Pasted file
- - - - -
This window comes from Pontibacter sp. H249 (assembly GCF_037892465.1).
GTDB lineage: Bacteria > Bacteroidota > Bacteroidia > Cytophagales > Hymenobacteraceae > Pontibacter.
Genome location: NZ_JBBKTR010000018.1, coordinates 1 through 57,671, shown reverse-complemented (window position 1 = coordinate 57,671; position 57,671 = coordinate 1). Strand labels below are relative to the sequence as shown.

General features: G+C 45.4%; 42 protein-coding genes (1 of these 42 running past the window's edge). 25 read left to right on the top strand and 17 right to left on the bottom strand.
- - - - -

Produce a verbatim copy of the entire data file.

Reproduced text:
This window comes from Pontibacter sp. H249 (assembly GCF_037892465.1).
GTDB lineage: Bacteria > Bacteroidota > Bacteroidia > Cytophagales > Hymenobacteraceae > Pontibacter.
Genome location: NZ_JBBKTR010000018.1, coordinates 1 through 57,671, shown reverse-complemented (window position 1 = coordinate 57,671; position 57,671 = coordinate 1). Strand labels below are relative to the sequence as shown.

General features: G+C 45.4%; 42 protein-coding genes (1 of these 42 running past the window's edge). 25 read left to right on the top strand and 17 right to left on the bottom strand.